Andrea Loucks shares how logging miles helped her overcome her postpartum depression and got her feeling stronger than ever before.

By Andrea Loucks as told to Faith Brar

I gave birth to my daughter in 2012 and my pregnancy was as easy as they get. The following year, however, was quite the opposite. At the time, I didn't know that there was a name for what I was feeling, but I spent the first 12 to 13 months of my child's life either depressed and anxious or just completely numb.

The year after that, I became pregnant again. Unfortunately, I went through a miscarriage early on. I didn't feel overly emotional about it as I sensed the people around me were. In fact, I didn't feel sad at all.

Fast-forward a few weeks and suddenly I experienced a huge rush of emotions and everything hailed down on me all at once-the sadness, loneliness, depression, and anxiety. It was a total 180-and it's when I knew I needed to get help.

I scheduled an interview with two different psychologists and they confirmed that I was suffering from postpartum depression (PPD). In hindsight, I knew that was the case all along-after both pregnancies-but it still felt surreal to actually hear it being said out loud. Sure, I was never one of those extreme cases you read about and never felt like I would harm myself or my child. But I was still miserable-and no one deserves to feel that way. (Related: Why Some Women May Be More Biologically Susceptible to Postpartum Depression)

In the weeks to follow, I began working on myself and doing the tasks my therapists had assigned, like journaling. That's when a couple of my coworkers asked if I had ever tried running as a form of therapy. Yes, I'd gone for runs here and there, but they weren't something I penciled into my weekly routine. I thought to myself, "Why not?"

The first time I ran, I could barely get around the block without being totally out of breath. But when I got back home, I had this newfound sense of accomplishment that made me feel like I could take on the rest of the day, no matter what happened. I felt so proud of myself and was already looking forward to running again the next day.

Soon enough, running became a part of my mornings and it started to play a huge role in getting my mental health back. I remember thinking that even if all I did that day was run, I did something-and somehow that made me feel like I could handle everything again. More than once, running motivated me to push past those moments when I felt like I was falling back into a dark place. (Related: 6 Subtle Signs of Postpartum Depression)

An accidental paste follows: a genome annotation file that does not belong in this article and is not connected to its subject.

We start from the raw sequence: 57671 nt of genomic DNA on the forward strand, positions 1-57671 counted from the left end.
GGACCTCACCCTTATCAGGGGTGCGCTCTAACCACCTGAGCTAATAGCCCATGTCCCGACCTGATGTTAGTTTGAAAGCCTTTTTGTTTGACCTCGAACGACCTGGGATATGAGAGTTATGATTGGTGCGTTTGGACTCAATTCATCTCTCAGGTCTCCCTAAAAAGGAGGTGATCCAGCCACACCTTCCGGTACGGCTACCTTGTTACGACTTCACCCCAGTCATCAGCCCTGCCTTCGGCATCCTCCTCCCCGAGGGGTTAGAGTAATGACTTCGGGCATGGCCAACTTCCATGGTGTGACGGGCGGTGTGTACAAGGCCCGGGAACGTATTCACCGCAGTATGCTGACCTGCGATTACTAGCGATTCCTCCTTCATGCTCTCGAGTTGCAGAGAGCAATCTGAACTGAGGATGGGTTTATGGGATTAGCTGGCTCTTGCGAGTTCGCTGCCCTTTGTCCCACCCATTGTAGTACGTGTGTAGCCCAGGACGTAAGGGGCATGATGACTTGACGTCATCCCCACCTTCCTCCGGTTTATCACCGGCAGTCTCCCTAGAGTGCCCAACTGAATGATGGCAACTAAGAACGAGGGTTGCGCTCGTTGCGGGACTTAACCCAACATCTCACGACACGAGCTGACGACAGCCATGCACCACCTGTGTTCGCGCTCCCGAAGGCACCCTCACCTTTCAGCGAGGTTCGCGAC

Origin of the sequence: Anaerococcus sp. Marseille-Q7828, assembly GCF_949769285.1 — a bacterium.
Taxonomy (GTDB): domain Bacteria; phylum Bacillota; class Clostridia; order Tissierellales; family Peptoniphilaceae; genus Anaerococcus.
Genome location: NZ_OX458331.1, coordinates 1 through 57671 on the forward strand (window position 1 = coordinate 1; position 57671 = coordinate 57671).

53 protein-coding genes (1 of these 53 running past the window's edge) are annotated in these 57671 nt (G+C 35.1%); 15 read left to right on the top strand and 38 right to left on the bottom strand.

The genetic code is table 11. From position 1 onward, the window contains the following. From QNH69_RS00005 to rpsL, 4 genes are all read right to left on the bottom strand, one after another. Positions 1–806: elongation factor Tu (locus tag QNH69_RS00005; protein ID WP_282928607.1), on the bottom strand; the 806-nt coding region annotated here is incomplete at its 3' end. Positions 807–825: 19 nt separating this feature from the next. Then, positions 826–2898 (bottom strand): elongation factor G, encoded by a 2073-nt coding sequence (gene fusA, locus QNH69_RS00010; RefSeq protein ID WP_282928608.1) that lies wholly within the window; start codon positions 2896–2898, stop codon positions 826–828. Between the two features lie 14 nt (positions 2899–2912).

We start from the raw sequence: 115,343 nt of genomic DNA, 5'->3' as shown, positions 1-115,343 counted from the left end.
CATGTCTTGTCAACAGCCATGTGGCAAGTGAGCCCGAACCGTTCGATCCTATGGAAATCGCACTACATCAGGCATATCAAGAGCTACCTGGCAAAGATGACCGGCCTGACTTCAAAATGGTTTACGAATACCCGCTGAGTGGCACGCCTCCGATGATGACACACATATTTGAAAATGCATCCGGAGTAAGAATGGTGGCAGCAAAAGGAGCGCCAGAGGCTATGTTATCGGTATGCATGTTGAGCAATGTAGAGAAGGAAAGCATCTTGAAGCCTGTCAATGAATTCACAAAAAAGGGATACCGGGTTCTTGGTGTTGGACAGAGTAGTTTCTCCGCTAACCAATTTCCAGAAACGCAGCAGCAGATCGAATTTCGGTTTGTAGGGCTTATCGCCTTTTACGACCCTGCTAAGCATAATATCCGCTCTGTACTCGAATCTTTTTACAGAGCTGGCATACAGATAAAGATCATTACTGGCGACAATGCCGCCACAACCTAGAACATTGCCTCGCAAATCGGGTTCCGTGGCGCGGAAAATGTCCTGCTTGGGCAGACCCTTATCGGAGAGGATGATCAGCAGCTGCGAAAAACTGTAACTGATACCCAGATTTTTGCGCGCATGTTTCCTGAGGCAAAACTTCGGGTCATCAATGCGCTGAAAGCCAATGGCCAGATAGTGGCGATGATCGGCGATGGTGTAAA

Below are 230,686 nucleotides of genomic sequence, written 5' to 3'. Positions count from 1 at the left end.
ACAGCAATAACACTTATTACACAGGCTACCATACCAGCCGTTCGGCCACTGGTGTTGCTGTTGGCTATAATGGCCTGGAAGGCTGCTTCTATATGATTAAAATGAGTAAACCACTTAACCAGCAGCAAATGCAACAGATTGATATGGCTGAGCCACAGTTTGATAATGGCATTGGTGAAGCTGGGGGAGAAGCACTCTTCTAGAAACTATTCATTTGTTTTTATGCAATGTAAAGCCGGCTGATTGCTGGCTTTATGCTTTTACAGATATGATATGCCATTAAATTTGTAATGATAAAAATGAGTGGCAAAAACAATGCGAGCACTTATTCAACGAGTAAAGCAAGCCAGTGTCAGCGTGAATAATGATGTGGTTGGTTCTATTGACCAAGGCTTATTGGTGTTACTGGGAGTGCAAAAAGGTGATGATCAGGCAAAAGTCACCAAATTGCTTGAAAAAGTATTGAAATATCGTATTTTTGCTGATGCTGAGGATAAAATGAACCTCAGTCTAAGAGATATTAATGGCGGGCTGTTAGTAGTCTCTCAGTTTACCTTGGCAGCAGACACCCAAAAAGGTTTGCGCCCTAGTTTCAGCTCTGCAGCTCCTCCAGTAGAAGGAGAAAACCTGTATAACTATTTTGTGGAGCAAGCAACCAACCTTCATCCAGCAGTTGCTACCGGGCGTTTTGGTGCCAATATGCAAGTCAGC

Since that time two years ago, I've run countless half marathons and even the 200-mile Ragnar Relay from Huntington Beach to San Diego. In 2016, I ran my first full marathon in Orange County followed by one in Riverside in January and one in L.A. in March. Ever since then, I've had my eyes on the New York Marathon. (Related: 10 Beach Destinations for Your Next Racecation)

I put my name in... and didn't get selected. (Only one of five applicants actually make the cut.) I'd almost lost hope until an online essay competition from PowerBar's Clean Start campaign came into the picture. Keeping my expectations low, I wrote an essay about why I thought I deserved a clean start, explaining how running helped me find my sanity again. I shared that if I got the chance to run this race, I'd be able to show other women that it is possible to overcome mental illness, especially PPD, and it is possible to get your life back and start over.

To my surprise, I was chosen as one of 16 people to be on their team and will be running the New York City Marathon this coming November.

So can running help with PPD? Based on my experience, it absolutely can! Either way, what I want other women to know is that I'm just a regular wife and mom. I remember feeling the loneliness that came along with this mental illness as well as the guilt for not being happy to have a beautiful new baby. I felt like I had no one to relate to or feel comfortable sharing my thoughts with. I'm hoping I can change that by sharing my story.

Maybe running a marathon isn't for you, but the sense of accomplishment you'll feel by strapping that baby in a stroller and just walking up and down your hallway, or even just making a trip down the driveway to your mailbox every day, might take you by surprise. (Related: 13 Mental Health Benefits of Exercise)

Someday, I hope I'll get to be an example for my daughter and watch her lead a lifestyle where running or any kind of physical activity will just be second nature to her. Who knows? Maybe it will help her get through some of the hardest moments in life, just like it has for me.


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